In the past, angry local communities marched to protest the Chinese company’s lack of transparency, forcing it to redevelop a bridge in the village. There is less conflict now, but there are still underlying tensions.

The company instead boasts about having opened up the area by building a road running through the village to the mine.

“Before we came, a square metre of land here (Febe village) was worth $0.81 (500 CFA francs), but now it sells for $20 (12,000 CFA francs), thanks to our road developing the area,” states Kevin, the Chinese head of the quarry at Febe.

Indifference from local authorities

At Yaoundé II’s town hall, questions related to local development are constantly bounced back to the Chinese company. Local authorities do receive money from the quarry, collecting a tax on quarry products at a rate of $4.90 (3,000 CFA francs) per truck. Nothing is reinvested in return to local communities.

Local officials have also declined all requests for comment from Mongabay.

The Ministry of Mines, Industry and Technological Development has also not commented. They are responsible for ensuring the company complies with commitments in the environmental and social management plan drawn up before mining activity commenced.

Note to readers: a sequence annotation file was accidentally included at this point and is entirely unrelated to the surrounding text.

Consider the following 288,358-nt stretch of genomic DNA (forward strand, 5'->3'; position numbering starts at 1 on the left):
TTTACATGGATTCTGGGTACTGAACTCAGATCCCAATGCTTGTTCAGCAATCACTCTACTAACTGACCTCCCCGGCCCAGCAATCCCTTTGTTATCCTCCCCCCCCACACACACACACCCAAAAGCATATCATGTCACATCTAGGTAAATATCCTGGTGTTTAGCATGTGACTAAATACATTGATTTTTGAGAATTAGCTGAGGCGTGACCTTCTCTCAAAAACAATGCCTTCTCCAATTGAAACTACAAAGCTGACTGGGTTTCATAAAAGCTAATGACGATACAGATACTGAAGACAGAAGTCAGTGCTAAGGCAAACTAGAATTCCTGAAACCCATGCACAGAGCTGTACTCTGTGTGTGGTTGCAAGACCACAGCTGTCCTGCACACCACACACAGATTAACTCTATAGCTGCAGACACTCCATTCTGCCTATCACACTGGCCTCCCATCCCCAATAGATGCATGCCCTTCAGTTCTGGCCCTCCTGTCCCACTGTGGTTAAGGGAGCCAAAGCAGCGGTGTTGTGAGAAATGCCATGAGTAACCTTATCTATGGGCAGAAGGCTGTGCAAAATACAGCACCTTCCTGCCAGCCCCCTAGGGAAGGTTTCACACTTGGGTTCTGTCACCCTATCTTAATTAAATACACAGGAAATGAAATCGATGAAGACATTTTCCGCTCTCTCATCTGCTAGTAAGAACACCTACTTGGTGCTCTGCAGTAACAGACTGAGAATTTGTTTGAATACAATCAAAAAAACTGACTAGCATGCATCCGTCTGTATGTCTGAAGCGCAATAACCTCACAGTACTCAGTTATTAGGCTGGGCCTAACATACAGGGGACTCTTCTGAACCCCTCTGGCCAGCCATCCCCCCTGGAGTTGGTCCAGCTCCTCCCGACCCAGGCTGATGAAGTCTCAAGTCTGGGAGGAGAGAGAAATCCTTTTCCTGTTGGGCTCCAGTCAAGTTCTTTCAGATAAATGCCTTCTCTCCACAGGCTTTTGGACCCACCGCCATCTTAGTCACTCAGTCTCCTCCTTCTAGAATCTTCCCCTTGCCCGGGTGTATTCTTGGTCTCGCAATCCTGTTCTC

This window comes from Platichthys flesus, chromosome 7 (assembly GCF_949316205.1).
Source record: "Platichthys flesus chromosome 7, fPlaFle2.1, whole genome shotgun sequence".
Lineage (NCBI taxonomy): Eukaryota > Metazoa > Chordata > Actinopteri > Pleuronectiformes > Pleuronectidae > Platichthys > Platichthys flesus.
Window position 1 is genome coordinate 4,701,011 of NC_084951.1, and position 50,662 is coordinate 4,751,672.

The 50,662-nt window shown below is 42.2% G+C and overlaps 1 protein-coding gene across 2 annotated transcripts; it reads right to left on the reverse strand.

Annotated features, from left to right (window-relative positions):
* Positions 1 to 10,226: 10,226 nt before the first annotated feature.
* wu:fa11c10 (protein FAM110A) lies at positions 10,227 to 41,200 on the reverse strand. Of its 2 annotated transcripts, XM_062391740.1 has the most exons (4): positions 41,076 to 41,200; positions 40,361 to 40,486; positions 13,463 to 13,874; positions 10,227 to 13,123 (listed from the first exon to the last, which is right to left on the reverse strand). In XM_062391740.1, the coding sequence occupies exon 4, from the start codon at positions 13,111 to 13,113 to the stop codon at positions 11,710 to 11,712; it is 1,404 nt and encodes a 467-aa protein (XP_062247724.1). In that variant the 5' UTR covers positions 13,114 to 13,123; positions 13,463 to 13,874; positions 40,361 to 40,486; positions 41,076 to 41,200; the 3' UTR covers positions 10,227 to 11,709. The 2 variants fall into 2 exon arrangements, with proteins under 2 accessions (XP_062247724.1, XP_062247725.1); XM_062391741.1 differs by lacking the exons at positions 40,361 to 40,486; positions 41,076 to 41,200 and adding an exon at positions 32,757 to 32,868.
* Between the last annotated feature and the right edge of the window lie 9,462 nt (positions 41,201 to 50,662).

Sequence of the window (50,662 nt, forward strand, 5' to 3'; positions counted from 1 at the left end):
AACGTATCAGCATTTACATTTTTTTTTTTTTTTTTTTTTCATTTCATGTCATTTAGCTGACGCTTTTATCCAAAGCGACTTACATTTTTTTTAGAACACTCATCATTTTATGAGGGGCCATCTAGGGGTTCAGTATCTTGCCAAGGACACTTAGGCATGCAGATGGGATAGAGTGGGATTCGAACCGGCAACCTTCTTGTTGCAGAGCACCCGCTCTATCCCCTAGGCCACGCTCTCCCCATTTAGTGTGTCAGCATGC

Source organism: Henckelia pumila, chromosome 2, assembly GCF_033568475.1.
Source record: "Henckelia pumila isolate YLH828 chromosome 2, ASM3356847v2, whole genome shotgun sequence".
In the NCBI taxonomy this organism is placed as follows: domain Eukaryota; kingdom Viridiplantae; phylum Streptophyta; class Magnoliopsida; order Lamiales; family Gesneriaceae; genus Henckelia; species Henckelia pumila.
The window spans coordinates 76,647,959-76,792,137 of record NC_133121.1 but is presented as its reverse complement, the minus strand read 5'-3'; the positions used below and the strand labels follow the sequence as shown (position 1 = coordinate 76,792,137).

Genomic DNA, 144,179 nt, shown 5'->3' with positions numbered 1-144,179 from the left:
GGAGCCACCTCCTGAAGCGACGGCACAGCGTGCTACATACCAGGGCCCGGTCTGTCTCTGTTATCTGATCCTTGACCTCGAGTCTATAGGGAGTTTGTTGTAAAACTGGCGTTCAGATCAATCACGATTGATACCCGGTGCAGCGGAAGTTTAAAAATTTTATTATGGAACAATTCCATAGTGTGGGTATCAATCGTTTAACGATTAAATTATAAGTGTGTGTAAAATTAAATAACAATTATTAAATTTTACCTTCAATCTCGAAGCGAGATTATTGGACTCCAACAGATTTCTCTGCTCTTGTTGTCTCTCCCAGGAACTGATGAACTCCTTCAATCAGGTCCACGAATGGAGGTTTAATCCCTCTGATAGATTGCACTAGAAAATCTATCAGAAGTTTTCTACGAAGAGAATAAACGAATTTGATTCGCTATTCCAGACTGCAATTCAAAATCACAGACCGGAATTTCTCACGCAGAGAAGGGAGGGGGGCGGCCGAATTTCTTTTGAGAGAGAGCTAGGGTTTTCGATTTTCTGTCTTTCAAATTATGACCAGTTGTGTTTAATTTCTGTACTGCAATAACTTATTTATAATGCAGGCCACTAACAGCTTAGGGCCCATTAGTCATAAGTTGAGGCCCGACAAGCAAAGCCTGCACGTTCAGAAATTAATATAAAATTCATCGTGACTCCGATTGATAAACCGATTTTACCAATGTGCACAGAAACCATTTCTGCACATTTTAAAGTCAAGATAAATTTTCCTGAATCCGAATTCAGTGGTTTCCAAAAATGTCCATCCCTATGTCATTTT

Main entrance to the Febe-village quarry. Image © Yannick Kenné.
Main entrance to the Febe-village quarry. Image by Yannick Kenné.

“This plan requires someone to oversee the implementation, as well as someone to follow-up and monitor it, which is the responsibility of the administrative authorities,” argues Professor Émile Temgoua.

In Cameroon, enthusiasm for new quarry projects has dropped considerably in recent years. Cameroon’s Ministry of Mines 2020 statistics reveal that over the period 2018-2020, the number of quarries fell by 13%, from 434 in 2018 to 377 in 2020.


This article was first published here on Mongabay’s French site.

Banner image: Homes on the slopes of Mount Nkol-Bifouan in Febe, Cameroon. Image by Yannick Kenné.

Related listening from Mongabay’s podcast: A conversation with Anuradha Mittal, executive director of the Oakland Institute, and Christian-Geraud Neema Byamungu, a Congolese researcher, about how resource extraction is impacting human rights and the environment in the Democratic Republic of Congo. Listen here: